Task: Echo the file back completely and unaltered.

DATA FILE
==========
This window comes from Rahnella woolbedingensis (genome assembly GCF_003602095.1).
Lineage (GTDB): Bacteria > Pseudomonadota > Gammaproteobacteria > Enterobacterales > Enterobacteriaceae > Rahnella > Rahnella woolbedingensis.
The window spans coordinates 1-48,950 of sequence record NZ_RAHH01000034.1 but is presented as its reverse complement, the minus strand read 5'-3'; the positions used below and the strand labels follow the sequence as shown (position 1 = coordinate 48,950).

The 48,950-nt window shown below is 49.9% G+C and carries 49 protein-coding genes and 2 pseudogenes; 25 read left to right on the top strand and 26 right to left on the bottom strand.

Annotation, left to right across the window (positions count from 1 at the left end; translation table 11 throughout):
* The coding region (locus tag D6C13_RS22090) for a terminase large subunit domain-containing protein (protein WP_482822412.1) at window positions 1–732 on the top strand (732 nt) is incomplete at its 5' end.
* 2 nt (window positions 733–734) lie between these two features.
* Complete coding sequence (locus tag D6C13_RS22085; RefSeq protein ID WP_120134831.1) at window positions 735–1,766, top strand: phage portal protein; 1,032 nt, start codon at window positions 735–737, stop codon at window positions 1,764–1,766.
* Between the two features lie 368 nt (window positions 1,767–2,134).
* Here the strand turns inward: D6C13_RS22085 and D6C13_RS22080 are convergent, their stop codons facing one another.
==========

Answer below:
This window comes from Rahnella woolbedingensis (genome assembly GCF_003602095.1).
Lineage (GTDB): Bacteria > Pseudomonadota > Gammaproteobacteria > Enterobacterales > Enterobacteriaceae > Rahnella > Rahnella woolbedingensis.
The window spans coordinates 1-48,950 of sequence record NZ_RAHH01000034.1 but is presented as its reverse complement, the minus strand read 5'-3'; the positions used below and the strand labels follow the sequence as shown (position 1 = coordinate 48,950).

The 48,950-nt window shown below is 49.9% G+C and carries 49 protein-coding genes and 2 pseudogenes; 25 read left to right on the top strand and 26 right to left on the bottom strand.

Annotation, left to right across the window (positions count from 1 at the left end; translation table 11 throughout):
* The coding region (locus tag D6C13_RS22090) for a terminase large subunit domain-containing protein (protein WP_482822412.1) at window positions 1–732 on the top strand (732 nt) is incomplete at its 5' end.
* 2 nt (window positions 733–734) lie between these two features.
* Complete coding sequence (locus tag D6C13_RS22085; RefSeq protein ID WP_120134831.1) at window positions 735–1,766, top strand: phage portal protein; 1,032 nt, start codon at window positions 735–737, stop codon at window positions 1,764–1,766.
* Between the two features lie 368 nt (window positions 1,767–2,134).
* Here the strand turns inward: D6C13_RS22085 and D6C13_RS22080 are convergent, their stop codons facing one another.